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The writer can best illustrate the opportunities for young men which exist in engineering by a little story. The story is true in every particular. Nor is the case itself exceptional. Men occupying high places everywhere in engineering, did they but tell their story, would repeat in substance what is set forth below. More than any other profession to-day, engineering holds out opportunities for young men possessing the requisite “will to success” and the physical stamina necessary to carry them forward to the goal. Opportunities in any walk of life are not all dead not all in the past. A young man to-day can go as far as he wills. He can go farther on less capital invested in engineering than in any other profession that’s all.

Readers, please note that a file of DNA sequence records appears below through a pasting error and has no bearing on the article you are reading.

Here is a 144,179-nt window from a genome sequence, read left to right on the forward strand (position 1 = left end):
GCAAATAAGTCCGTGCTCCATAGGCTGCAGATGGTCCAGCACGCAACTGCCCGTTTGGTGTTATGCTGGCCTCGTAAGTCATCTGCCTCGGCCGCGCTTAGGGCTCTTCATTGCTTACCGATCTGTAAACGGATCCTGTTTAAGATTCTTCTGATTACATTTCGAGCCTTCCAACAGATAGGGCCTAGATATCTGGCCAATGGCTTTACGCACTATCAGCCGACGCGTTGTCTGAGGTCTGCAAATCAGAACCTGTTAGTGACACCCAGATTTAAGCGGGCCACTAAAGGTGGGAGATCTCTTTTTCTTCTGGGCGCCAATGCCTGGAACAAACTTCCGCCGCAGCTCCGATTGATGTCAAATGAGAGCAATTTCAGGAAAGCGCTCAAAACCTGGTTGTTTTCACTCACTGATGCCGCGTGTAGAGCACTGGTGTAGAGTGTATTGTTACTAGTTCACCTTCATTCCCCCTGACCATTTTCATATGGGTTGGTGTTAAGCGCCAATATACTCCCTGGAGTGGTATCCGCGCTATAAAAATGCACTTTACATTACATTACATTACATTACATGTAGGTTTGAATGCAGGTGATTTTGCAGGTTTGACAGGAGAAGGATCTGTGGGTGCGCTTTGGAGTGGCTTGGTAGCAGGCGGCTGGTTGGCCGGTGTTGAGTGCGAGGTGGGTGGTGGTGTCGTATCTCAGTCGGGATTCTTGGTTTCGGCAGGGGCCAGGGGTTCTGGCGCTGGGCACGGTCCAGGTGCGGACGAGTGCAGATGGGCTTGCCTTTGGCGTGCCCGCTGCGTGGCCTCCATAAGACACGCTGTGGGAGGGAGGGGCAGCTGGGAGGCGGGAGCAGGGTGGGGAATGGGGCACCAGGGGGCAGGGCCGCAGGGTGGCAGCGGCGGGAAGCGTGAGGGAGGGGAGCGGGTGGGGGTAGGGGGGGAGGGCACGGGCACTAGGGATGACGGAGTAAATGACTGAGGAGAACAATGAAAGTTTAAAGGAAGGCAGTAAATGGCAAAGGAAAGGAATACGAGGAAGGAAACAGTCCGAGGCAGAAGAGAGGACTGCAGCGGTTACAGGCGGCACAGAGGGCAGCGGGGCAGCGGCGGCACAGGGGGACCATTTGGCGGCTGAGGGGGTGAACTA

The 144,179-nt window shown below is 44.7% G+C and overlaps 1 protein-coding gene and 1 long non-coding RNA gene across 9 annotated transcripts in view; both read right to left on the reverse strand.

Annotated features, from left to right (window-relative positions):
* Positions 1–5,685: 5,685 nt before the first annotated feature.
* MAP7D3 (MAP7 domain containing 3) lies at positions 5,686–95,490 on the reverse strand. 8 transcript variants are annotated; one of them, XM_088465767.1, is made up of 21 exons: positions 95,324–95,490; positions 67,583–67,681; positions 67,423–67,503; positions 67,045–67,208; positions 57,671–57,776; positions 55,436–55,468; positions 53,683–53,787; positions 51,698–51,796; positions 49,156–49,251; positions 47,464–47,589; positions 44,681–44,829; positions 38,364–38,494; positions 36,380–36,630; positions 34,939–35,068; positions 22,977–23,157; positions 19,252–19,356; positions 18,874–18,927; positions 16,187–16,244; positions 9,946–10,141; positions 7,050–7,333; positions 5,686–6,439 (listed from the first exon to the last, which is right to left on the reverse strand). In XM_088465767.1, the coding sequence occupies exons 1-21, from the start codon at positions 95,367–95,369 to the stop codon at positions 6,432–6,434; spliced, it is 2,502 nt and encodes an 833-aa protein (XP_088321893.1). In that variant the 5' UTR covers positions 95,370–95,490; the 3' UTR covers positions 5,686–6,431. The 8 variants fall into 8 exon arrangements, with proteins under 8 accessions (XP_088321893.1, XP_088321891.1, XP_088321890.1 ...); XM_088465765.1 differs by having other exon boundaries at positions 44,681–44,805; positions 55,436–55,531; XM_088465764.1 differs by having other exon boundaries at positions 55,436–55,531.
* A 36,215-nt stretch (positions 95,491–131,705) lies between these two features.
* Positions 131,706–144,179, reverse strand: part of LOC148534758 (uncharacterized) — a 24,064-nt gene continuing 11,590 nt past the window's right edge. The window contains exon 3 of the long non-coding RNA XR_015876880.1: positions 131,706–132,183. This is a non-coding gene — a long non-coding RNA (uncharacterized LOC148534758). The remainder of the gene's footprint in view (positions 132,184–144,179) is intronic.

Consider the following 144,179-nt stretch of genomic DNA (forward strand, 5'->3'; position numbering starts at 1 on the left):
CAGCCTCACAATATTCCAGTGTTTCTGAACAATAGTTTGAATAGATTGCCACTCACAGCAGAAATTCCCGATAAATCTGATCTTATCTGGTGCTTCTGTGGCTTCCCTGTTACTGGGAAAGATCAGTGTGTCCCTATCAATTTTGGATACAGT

The young man’s name was Smith. He was one of seven children not the seventh son, either in a poor family. At the age of sixteen he went to work in overalls on a section of railroad as a helper outdoor, rough work. At seventeen he was transferred to the roundhouse; at nineteen he apprenticed himself to the machinist trade. Engineering? He did not know what it was, really. Merely he saw his way clear to earning a livelihood and went after it. He was miserably educated. His knowledge of mathematics embraced arithmetic up to fractions, at which point it faded off into blissful “nothingness” as our New-Thoughtists say. But he had an inquiring mind and a proper will to succeed. While serving his three years in the shop he bought a course in a correspondence school and studied nights, taking up, among other things, the subject of mechanical drafting. When twenty-two years of age he applied for, and got, a position as draftsman in a small company developing a motorcycle. He was well on his way upward.